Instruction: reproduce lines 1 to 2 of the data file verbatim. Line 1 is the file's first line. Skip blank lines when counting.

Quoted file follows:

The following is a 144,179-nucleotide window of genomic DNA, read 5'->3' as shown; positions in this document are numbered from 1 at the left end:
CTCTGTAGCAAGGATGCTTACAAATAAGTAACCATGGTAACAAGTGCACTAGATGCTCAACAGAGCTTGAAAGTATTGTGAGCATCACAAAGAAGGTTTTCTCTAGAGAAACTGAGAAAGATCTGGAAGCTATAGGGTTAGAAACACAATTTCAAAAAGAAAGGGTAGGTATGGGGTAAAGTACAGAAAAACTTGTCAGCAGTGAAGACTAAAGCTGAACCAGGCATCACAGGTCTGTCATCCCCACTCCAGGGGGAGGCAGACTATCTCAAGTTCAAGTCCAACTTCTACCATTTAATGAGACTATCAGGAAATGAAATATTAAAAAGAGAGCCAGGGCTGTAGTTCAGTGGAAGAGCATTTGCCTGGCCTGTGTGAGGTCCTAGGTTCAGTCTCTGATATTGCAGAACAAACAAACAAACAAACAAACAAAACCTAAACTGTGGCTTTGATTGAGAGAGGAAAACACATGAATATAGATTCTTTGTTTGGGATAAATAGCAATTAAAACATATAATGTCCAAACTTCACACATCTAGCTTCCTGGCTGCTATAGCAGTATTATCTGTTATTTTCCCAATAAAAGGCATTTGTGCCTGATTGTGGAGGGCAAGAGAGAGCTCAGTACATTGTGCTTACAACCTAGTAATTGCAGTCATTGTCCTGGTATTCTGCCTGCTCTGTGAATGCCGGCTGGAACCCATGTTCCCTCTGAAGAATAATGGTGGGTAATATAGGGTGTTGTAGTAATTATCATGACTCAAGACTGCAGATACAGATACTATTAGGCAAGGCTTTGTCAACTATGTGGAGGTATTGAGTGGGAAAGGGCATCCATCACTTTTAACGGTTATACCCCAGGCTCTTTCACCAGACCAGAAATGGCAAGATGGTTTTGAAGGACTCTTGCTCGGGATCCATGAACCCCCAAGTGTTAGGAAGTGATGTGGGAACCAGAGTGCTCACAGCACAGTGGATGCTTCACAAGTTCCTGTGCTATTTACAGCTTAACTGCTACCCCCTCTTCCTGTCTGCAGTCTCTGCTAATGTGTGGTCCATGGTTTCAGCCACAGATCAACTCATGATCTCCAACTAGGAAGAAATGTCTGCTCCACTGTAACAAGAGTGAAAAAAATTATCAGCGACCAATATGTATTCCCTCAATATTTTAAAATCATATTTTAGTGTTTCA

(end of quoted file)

The following is a 144,179-nucleotide window of genomic DNA, read 5'->3' as shown; positions in this document are numbered from 1 at the left end:
CTCTGTAGCAAGGATGCTTACAAATAAGTAACCATGGTAACAAGTGCACTAGATGCTCAACAGAGCTTGAAAGTATTGTGAGCATCACAAAGAAGGTTTTCTCTAGAGAAACTGAGAAAGATCTGGAAGCTATAGGGTTAGAAACACAATTTCAAAAAGAAAGGGTAGGTATGGGGTAAAGTACAGAAAAACTTGTCAGCAGTGAAGACTAAAGCTGAACCAGGCATCACAGGTCTGTCATCCCCACTCCAGGGGGAGGCAGACTATCTCAAGTTCAAGTCCAACTTCTACCATTTAATGAGACTATCAGGAAATGAAATATTAAAAAGAGAGCCAGGGCTGTAGTTCAGTGGAAGAGCATTTGCCTGGCCTGTGTGAGGTCCTAGGTTCAGTCTCTGATATTGCAGAACAAACAAACAAACAAACAAACAAAACCTAAACTGTGGCTTTGATTGAGAGAGGAAAACACATGAATATAGATTCTTTGTTTGGGATAAATAGCAATTAAAACATATAATGTCCAAACTTCACACATCTAGCTTCCTGGCTGCTATAGCAGTATTATCTGTTATTTTCCCAATAAAAGGCATTTGTGCCTGATTGTGGAGGGCAAGAGAGAGCTCAGTACATTGTGCTTACAACCTAGTAATTGCAGTCATTGTCCTGGTATTCTGCCTGCTCTGTGAATGCCGGCTGGAACCCATGTTCCCTCTGAAGAATAATGGTGGGTAATATAGGGTGTTGTAGTAATTATCATGACTCAAGACTGCAGATACAGATACTATTAGGCAAGGCTTTGTCAACTATGTGGAGGTATTGAGTGGGAAAGGGCATCCATCACTTTTAACGGTTATACCCCAGGCTCTTTCACCAGACCAGAAATGGCAAGATGGTTTTGAAGGACTCTTGCTCGGGATCCATGAACCCCCAAGTGTTAGGAAGTGATGTGGGAACCAGAGTGCTCACAGCACAGTGGATGCTTCACAAGTTCCTGTGCTATTTACAGCTTAACTGCTACCCCCTCTTCCTGTCTGCAGTCTCTGCTAATGTGTGGTCCATGGTTTCAGCCACAGATCAACTCATGATCTCCAACTAGGAAGAAATGTCTGCTCCACTGTAACAAGAGTGAAAAAAATTATCAGCGACCAATATGTATTCCCTCAATATTTTAAAATCATATTTTAGTGTTTCA